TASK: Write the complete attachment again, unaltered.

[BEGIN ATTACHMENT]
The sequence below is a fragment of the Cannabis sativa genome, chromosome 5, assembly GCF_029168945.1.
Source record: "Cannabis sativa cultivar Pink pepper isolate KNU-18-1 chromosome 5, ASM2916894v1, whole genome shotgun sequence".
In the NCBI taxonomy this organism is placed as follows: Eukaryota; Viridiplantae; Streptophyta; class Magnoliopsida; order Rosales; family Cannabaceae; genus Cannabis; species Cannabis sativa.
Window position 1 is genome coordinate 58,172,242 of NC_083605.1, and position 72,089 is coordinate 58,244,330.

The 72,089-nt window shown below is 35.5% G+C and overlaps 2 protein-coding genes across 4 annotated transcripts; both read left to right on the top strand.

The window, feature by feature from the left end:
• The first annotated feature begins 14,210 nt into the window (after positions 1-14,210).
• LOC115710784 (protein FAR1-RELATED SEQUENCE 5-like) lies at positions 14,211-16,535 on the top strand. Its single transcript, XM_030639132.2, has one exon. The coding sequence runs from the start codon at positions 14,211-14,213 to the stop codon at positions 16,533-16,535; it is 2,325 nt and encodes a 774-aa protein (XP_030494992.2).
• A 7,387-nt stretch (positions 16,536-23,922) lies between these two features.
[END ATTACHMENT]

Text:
The sequence below is a fragment of the Cannabis sativa genome, chromosome 5, assembly GCF_029168945.1.
Source record: "Cannabis sativa cultivar Pink pepper isolate KNU-18-1 chromosome 5, ASM2916894v1, whole genome shotgun sequence".
In the NCBI taxonomy this organism is placed as follows: Eukaryota; Viridiplantae; Streptophyta; class Magnoliopsida; order Rosales; family Cannabaceae; genus Cannabis; species Cannabis sativa.
Window position 1 is genome coordinate 58,172,242 of NC_083605.1, and position 72,089 is coordinate 58,244,330.

The 72,089-nt window shown below is 35.5% G+C and overlaps 2 protein-coding genes across 4 annotated transcripts; both read left to right on the top strand.

The window, feature by feature from the left end:
• The first annotated feature begins 14,210 nt into the window (after positions 1-14,210).
• LOC115710784 (protein FAR1-RELATED SEQUENCE 5-like) lies at positions 14,211-16,535 on the top strand. Its single transcript, XM_030639132.2, has one exon. The coding sequence runs from the start codon at positions 14,211-14,213 to the stop codon at positions 16,533-16,535; it is 2,325 nt and encodes a 774-aa protein (XP_030494992.2).
• A 7,387-nt stretch (positions 16,536-23,922) lies between these two features.